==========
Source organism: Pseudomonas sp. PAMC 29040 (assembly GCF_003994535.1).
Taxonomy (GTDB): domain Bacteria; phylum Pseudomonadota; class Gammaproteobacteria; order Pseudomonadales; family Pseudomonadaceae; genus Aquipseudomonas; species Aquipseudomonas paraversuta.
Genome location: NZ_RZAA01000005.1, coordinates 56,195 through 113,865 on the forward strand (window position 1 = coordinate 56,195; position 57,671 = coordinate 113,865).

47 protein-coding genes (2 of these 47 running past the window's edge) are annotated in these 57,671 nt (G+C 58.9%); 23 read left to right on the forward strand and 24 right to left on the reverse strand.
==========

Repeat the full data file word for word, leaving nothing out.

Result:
Source organism: Pseudomonas sp. PAMC 29040 (assembly GCF_003994535.1).
Taxonomy (GTDB): domain Bacteria; phylum Pseudomonadota; class Gammaproteobacteria; order Pseudomonadales; family Pseudomonadaceae; genus Aquipseudomonas; species Aquipseudomonas paraversuta.
Genome location: NZ_RZAA01000005.1, coordinates 56,195 through 113,865 on the forward strand (window position 1 = coordinate 56,195; position 57,671 = coordinate 113,865).

47 protein-coding genes (2 of these 47 running past the window's edge) are annotated in these 57,671 nt (G+C 58.9%); 23 read left to right on the forward strand and 24 right to left on the reverse strand.